Make your own free website on Tripod.com


Cure Yourself with Ancient Aztec Herb and Plant Remedies

Quassia - Cuasia
(Picrasma excelsa)



Search This Site - Type in Ailment or Herb
PicoSearch


  1. Common Names: Quassia,  Bitter Wood,  Picrasma,  Jamaican Quassia,  Surinam Quassia,  Quassia Amara,  Amargo,  Surinam Wood,  and Ruda.
  2. Scientific Names: Quassia is a collective term for two herbs:  Picrasma excelsa and Quassia amara L.
  3. Family: Simaroubaceae.

Quassia wood is used for the digestive system. It is a bitter tonic and Stomachic. In small doses it increases the appetite and is recommended to treat the formation of acid substances during digestion.

What Is Quassia?  The pale yellow, intensely bitter-tasting wood of the West Indian quassia tree is granulated to prepare a medicinal remedy. Clusters of small, rose-colored flowers and long pinnate leaves grow on this tall tree. The wood of the Surinam quassia, Quassia amara L., a smaller tree that grows in Colombia, Argentina, Guyana, Mexico and Panama, is also used.

What it Is Used For?: West Indian natives familiar with this tree reportedly carved "quassia cups" out of the wood, added hot water, and let these stand long enough that the extremely bitter resin in the wood would be drawn into the water. They then sipped the mixture when indigestion or other stomach upsets developed or the appetite needed a boost. Quassia became a common European bitter tonic for similar conditions once it was imported to the continent in the 1700s. Although it is little used for these purposes today, quassia does appear in a number of prepared stomach-soothing and bile-stimulating herbal formulas. The extract, quassin, has been similarly used, and a number of contemporary herbalists recommend it for stimulating liver, gall bladder, kidney, and other internal "juices." Homeopaths prescribe minute dosages of quassia for a variety of ailments.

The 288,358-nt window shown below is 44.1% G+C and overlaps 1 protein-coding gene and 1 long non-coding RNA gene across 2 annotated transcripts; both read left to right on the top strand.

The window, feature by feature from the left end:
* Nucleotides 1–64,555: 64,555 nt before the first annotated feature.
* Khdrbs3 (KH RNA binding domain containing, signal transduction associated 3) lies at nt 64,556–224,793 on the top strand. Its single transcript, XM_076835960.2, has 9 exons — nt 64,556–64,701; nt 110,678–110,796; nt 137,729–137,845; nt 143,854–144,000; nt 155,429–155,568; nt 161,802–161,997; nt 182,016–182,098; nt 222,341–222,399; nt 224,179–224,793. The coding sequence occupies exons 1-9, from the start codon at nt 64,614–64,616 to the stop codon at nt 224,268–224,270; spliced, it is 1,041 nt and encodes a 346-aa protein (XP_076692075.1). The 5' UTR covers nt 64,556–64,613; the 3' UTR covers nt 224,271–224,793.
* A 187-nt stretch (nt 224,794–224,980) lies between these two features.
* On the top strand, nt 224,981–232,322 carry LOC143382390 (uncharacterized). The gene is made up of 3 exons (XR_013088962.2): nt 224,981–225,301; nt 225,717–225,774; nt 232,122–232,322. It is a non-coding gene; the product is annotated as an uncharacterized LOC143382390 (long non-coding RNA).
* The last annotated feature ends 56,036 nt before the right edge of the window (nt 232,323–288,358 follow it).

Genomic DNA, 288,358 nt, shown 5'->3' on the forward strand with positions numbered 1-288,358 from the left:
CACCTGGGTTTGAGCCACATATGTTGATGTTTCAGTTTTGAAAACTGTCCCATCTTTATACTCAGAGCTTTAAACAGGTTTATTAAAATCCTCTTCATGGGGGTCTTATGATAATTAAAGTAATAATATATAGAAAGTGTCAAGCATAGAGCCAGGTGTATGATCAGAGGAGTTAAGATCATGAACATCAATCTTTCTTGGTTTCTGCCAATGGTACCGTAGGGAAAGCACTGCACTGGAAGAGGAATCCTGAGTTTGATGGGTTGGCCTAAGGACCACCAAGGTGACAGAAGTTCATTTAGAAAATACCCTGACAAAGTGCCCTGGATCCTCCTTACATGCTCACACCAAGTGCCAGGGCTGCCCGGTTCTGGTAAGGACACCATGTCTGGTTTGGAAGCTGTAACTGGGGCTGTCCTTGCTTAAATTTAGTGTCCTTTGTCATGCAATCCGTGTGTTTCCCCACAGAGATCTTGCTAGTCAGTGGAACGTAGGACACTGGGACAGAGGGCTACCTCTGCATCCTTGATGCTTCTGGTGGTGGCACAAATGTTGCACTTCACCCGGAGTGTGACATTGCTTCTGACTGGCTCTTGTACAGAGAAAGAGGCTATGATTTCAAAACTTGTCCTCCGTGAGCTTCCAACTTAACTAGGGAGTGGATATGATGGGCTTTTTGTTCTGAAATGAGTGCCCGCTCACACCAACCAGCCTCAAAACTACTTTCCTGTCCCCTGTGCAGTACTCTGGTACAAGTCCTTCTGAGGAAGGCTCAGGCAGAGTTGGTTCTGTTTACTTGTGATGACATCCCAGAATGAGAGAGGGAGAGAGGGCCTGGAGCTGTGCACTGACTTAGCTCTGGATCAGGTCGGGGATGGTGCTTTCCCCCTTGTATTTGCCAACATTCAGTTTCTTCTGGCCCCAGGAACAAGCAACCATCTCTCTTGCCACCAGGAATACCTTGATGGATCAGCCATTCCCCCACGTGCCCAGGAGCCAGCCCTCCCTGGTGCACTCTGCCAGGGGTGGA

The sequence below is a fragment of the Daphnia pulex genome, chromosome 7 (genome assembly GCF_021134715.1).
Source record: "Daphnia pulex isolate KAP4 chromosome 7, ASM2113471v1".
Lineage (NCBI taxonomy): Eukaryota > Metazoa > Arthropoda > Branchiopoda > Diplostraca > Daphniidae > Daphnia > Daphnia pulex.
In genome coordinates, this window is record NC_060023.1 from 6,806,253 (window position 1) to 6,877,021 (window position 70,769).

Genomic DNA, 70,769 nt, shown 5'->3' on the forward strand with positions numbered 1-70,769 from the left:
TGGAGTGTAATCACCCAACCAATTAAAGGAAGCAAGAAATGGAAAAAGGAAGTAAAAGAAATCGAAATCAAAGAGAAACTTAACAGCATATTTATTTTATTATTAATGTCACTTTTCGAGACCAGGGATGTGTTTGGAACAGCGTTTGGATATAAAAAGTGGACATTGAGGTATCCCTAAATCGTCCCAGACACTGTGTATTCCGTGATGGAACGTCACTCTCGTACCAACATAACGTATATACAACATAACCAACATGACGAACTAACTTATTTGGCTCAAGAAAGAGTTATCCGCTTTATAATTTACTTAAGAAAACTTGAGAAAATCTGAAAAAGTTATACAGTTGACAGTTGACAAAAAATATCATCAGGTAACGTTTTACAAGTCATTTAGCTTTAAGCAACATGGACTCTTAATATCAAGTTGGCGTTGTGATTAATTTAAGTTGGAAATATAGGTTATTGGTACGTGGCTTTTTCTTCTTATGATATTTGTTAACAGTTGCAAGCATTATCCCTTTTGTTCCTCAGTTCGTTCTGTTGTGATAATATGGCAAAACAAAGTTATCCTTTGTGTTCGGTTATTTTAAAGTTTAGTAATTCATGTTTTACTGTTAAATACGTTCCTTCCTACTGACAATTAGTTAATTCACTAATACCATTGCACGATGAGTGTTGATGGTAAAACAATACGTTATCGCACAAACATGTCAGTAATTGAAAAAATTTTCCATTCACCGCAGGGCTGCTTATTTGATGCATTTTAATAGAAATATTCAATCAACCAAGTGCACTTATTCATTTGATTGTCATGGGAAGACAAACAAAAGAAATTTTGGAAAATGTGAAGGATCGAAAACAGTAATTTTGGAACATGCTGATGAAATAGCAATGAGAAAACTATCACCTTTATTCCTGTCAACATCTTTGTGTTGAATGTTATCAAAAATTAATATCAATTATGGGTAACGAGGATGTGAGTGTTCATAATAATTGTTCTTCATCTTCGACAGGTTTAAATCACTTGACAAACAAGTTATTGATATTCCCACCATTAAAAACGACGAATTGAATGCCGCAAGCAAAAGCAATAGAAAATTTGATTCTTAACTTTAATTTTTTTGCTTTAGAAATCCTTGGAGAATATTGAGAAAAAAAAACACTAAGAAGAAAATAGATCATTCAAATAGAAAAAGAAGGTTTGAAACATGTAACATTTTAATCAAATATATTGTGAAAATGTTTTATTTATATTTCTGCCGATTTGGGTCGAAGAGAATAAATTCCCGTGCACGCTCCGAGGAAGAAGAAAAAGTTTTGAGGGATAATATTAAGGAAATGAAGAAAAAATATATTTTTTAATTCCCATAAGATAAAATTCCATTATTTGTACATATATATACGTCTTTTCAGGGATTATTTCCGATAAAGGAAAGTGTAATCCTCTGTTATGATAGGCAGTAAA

The use of oral and rectal (enema) formulations for intestinal worms, once quite popular, has become dated. Topical quassia formulations such as lotions are sometimes applied to combat body lice. Many aperitifs, liqueurs, and tonic wines contain this bitter wood. It also serves as a flavoring in foods and beverages. Gardeners regard it as an effective insect repellent and pesticide.



Quassia Link
More on Quassia Here



Properties Used by Aztec's

Aperitif,  Digestive,  Tonic,  Helps in the secretion of Bile,  Diuretic and Laxative.

Aztec Method of Use

Drink 2 cups a day, 1 in the morning and one at bedtime of the maceration of 5 to 10 grams of Quassia wood to 1/2 liter of water, let rest for 12 hours, then it will be ready to take.



Click Here To Buy This Herb

More Remedies Here





CAUTION: This presentation is not a guide to the identification of plants or their use as a substitute for standard medical treatments. Many plants with medicinal properties are also toxic and frequently FATAL if taken at incorrect dosages or if not prepared in a specific fashion. We do not advocate the consumption of reputed medicinal plant products without prior consultation with your physicianor other natural plant products professional. Consult Your Physician Before Using a Herbal Remedy!

                 



Im Watching You!
Jesus... Name Above ALL Names.

E-Mail Me!

Directory of Links For Webmasters







Current Date

Only Counter Below










































Free Counter